• Universal exclusion of faculty from decision-making about athletics
  • Commercialization of athletics when universities are being pushed in the same direction even in areas outside of athletics
  • Problems regarding the health and well-being of student athletes, including short- and long-term injuries due to sports participation, missed classes due to sports scheduling and the increasingly larger geographical areas covered by conferences, and low graduation and academic progress rates
  • Equity concerns about the large amounts of money made by programs when the student athletes do not receive commensurate compensation for their labor
  • Lawsuits by student athletes when the use of their names and images does not result in compensation
  • NCAA penalties being unjustly assessed against individual student athletes instead but not against their institutions
  • BCS issues putting pressure on decision-makers to have a football championship series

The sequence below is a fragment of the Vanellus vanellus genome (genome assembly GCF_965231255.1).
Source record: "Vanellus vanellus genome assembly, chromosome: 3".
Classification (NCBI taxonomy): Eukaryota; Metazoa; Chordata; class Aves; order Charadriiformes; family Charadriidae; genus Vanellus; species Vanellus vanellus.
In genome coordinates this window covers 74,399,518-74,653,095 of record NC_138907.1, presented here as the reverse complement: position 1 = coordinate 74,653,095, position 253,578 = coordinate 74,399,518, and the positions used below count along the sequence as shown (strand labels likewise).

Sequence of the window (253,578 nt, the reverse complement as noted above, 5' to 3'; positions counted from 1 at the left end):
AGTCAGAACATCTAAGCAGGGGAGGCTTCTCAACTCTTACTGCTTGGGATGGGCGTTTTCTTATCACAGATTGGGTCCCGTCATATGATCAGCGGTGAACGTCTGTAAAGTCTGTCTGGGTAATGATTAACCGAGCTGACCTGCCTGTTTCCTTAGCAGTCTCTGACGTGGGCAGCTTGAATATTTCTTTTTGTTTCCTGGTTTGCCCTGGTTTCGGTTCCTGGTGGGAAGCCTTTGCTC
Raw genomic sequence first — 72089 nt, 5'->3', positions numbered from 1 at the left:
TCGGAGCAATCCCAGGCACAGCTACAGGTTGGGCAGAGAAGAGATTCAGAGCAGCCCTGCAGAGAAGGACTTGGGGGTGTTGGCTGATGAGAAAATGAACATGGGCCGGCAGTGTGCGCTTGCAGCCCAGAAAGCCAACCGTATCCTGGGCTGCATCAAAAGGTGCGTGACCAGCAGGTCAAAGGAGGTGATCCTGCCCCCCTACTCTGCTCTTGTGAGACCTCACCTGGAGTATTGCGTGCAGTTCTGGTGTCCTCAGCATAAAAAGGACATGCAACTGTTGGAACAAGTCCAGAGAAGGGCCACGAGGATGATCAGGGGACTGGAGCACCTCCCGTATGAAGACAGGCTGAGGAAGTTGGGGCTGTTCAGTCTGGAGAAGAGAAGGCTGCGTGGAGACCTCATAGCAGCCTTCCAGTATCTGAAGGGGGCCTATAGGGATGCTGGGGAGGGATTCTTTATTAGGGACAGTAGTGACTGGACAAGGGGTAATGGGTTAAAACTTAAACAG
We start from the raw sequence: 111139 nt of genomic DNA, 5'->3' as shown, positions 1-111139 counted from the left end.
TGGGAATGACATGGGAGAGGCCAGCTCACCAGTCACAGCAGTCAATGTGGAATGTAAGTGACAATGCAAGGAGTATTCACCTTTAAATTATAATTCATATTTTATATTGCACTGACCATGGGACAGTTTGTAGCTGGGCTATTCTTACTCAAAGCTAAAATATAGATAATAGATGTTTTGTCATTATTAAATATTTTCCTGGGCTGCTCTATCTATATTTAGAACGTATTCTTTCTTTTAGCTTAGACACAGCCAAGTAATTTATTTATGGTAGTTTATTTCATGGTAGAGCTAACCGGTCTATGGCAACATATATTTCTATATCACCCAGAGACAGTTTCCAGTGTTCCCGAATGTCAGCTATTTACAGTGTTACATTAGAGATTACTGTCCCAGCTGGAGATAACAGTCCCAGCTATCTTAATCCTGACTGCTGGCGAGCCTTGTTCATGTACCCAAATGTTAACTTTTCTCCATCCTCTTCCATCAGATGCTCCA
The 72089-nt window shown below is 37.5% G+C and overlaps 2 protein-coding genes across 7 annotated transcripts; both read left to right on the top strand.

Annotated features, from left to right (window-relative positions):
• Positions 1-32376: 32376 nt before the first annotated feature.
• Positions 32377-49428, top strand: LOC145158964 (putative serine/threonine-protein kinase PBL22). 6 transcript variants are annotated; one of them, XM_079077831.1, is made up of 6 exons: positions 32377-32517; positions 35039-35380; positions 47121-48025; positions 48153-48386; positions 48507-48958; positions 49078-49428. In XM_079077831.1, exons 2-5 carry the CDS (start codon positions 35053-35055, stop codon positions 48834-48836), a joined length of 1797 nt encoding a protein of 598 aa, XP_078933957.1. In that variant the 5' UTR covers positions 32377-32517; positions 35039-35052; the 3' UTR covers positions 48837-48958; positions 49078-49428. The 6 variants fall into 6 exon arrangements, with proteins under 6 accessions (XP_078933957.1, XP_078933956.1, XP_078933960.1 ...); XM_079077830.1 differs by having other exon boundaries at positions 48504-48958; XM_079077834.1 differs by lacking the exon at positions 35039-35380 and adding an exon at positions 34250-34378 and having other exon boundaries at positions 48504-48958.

Professor Gordon said attending his first COIA meeting was an “eye-opening” experience, but it gave him pause as to how any kind of workable solutions could be found to resolve the complexity of problems occurring in college athletics. He reported that COIA was currently working in three primary areas. The first was the rising emphasis on moving toward the pay-for-play model for football and basketball, whereby players would receive a $2,000 stipend for their work. In addition, he said there would likely be a return to freshman ineligibility and a recommendation that scholarships be provided to student athletes for a five-year period at the time of recruitment rather than just for one-year with the possibility of renewal based on performance. Professor Gordon indicated that the other two areas where COIA was working toward developing recommendations involved the BCS-system and the NCAA’s possible request of an antitrust exemption from Congress. Due to the complexity and the division among COIA representatives on these issues, he did not know how these issues would be resolved and what the recommendations would be.